An early example of fragment linking was reported by Abbott researchers in 1997: two fragments that bound to the matrix metalloproteinase stromelysin were linked together to give a molecule that bound about 14-fold more tightly than the product of the affinities of the two fragments. Thermodynamic analyses were conducted to explore the roles of entropy and enthalpy, but these were complicated by the fact that one of the fragments contained an acidic phenol that was removed in the course of linking. In a new paper published in Bioorg. Med. Chem. Lett., Eric Toone and colleagues at Duke University have re-examined this system.
The researchers dissected several of the originally reported linked molecules into component fragments and examined their thermodynamics of binding using isothermal titration calorimetry. All of the experiments produced similar results; a particularly illustrative example is shown in the figure, in which a single bond in compound 1 was conceptually broken to yield component fragments 5 and 8.
As the researchers note, weirdly, the “favorable additivity in ligand binding – that is a free energy of binding greater than the sum of those for the constituent ligand fragments – is enthalpic in origin,” not entropic. It is not clear why this is the case, but what is clear is that the results are completely different from those obtained by Claudio Luchinat and colleagues on another matrix metalloproteinase. In that report, the enhanced affinity of the linked molecule was entirely entropic in origin, as might be expected. So what’s going on here?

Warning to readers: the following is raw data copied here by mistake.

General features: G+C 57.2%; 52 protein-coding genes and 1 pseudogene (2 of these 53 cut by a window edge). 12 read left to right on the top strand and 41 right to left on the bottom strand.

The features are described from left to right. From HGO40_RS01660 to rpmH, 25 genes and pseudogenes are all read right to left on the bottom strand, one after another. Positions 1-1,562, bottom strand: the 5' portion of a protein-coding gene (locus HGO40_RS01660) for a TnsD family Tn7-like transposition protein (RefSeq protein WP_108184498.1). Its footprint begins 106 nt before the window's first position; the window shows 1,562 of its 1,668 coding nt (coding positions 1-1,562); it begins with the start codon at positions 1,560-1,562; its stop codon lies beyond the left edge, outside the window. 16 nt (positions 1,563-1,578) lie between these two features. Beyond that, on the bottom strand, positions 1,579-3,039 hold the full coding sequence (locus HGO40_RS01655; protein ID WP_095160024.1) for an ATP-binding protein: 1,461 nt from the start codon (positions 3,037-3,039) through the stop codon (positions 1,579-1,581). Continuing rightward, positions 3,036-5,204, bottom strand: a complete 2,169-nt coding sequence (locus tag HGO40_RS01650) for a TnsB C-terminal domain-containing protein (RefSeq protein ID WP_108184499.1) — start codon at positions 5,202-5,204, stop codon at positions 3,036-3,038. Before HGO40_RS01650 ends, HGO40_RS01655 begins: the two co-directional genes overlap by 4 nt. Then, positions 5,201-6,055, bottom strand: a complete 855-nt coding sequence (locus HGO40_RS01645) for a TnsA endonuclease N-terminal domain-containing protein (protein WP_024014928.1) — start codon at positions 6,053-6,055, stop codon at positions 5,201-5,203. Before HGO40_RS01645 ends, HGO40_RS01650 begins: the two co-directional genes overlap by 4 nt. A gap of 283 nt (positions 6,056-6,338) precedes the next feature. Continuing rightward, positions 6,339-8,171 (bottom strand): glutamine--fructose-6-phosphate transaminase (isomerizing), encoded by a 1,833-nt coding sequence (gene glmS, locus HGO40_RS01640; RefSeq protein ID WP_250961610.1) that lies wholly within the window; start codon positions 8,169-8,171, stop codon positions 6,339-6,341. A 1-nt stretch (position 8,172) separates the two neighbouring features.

One clue is provided by Fesik and colleagues in their original analysis of their stromelysin inhibitors. They noted that, when fragment 8 (acetohydroxamic acid) was added to the protein, biphenyl ligands similar to fragment 5 bound considerably more tightly than when fragment 8 was not present. In other words, the ligands displayed cooperative binding even when they were not covalently linked, probably due to non-covalent interactions between the two bound ligands or possibly to changes in protein structure and dynamics.
It is easy to assume that two ligands bind independently to two sites on a rigid protein, when in fact proteins are anything but rigid, and the addition of one ligand to a protein can dramatically change its properties. Thermodynamics measures changes in the entire system, not just the ligands, and if the protein changes upon ligand binding things can quickly get complicated. As Fesik and coworkers noted:
The observed cooperativity between the two ligands is a factor that should be considered when optimizing compounds for binding to nearby sites, since a portion of the binding energy is due to the cooperativity rather than interactions between the ligands and the protein.
All of which is to say that we remain woefully ignorant of the forces driving ligand binding, let alone fragment linking. But assessing how much better (or worse) a linked molecule binds than its component fragments can still be a useful exercise to guide optimization, even if the thermodynamic origins of the effects are unclear.